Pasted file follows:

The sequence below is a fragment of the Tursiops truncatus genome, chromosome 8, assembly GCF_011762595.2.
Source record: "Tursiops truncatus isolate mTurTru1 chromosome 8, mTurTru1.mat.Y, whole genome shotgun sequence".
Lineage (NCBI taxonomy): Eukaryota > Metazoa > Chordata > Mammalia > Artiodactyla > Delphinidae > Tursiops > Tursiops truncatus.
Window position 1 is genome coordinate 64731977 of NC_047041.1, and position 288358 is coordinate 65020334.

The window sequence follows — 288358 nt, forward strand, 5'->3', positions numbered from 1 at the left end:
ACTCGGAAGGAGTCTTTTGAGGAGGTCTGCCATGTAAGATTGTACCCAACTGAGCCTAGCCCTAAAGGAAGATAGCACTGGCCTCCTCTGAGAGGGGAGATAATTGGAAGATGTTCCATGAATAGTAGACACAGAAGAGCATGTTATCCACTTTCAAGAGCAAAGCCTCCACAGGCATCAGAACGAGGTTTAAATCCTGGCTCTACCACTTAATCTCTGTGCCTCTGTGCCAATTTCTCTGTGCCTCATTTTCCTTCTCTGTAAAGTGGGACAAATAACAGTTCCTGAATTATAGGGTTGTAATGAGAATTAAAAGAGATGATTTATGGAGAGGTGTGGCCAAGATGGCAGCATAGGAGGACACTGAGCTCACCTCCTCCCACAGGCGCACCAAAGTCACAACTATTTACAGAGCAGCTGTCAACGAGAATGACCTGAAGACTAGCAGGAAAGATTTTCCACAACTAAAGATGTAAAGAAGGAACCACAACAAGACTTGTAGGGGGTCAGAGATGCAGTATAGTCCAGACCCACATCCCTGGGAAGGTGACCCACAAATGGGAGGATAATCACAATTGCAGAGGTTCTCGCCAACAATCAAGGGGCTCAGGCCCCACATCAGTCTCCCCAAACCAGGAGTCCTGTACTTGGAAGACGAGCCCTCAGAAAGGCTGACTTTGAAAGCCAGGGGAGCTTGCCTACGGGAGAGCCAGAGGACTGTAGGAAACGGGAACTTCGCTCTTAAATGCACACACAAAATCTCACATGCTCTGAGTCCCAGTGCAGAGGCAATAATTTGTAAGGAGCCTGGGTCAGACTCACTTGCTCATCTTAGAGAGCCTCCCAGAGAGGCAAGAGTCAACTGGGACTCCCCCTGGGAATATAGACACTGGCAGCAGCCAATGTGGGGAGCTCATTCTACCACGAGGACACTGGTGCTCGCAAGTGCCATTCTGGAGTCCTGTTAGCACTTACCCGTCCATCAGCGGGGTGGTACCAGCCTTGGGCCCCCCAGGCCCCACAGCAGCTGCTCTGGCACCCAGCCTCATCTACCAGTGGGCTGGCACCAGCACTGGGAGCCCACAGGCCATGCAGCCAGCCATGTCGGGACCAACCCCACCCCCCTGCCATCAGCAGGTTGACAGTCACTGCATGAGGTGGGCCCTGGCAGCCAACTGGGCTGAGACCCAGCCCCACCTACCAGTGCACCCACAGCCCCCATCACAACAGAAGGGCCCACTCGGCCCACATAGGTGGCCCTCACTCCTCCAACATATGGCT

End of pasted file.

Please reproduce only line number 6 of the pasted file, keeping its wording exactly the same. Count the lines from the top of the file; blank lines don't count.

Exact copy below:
ACTCGGAAGGAGTCTTTTGAGGAGGTCTGCCATGTAAGATTGTACCCAACTGAGCCTAGCCCTAAAGGAAGATAGCACTGGCCTCCTCTGAGAGGGGAGATAATTGGAAGATGTTCCATGAATAGTAGACACAGAAGAGCATGTTATCCACTTTCAAGAGCAAAGCCTCCACAGGCATCAGAACGAGGTTTAAATCCTGGCTCTACCACTTAATCTCTGTGCCTCTGTGCCAATTTCTCTGTGCCTCATTTTCCTTCTCTGTAAAGTGGGACAAATAACAGTTCCTGAATTATAGGGTTGTAATGAGAATTAAAAGAGATGATTTATGGAGAGGTGTGGCCAAGATGGCAGCATAGGAGGACACTGAGCTCACCTCCTCCCACAGGCGCACCAAAGTCACAACTATTTACAGAGCAGCTGTCAACGAGAATGACCTGAAGACTAGCAGGAAAGATTTTCCACAACTAAAGATGTAAAGAAGGAACCACAACAAGACTTGTAGGGGGTCAGAGATGCAGTATAGTCCAGACCCACATCCCTGGGAAGGTGACCCACAAATGGGAGGATAATCACAATTGCAGAGGTTCTCGCCAACAATCAAGGGGCTCAGGCCCCACATCAGTCTCCCCAAACCAGGAGTCCTGTACTTGGAAGACGAGCCCTCAGAAAGGCTGACTTTGAAAGCCAGGGGAGCTTGCCTACGGGAGAGCCAGAGGACTGTAGGAAACGGGAACTTCGCTCTTAAATGCACACACAAAATCTCACATGCTCTGAGTCCCAGTGCAGAGGCAATAATTTGTAAGGAGCCTGGGTCAGACTCACTTGCTCATCTTAGAGAGCCTCCCAGAGAGGCAAGAGTCAACTGGGACTCCCCCTGGGAATATAGACACTGGCAGCAGCCAATGTGGGGAGCTCATTCTACCACGAGGACACTGGTGCTCGCAAGTGCCATTCTGGAGTCCTGTTAGCACTTACCCGTCCATCAGCGGGGTGGTACCAGCCTTGGGCCCCCCAGGCCCCACAGCAGCTGCTCTGGCACCCAGCCTCATCTACCAGTGGGCTGGCACCAGCACTGGGAGCCCACAGGCCATGCAGCCAGCCATGTCGGGACCAACCCCACCCCCCTGCCATCAGCAGGTTGACAGTCACTGCATGAGGTGGGCCCTGGCAGCCAACTGGGCTGAGACCCAGCCCCACCTACCAGTGCACCCACAGCCCCCATCACAACAGAAGGGCCCACTCGGCCCACATAGGTGGCCCTCACTCCTCCAACATATGGCT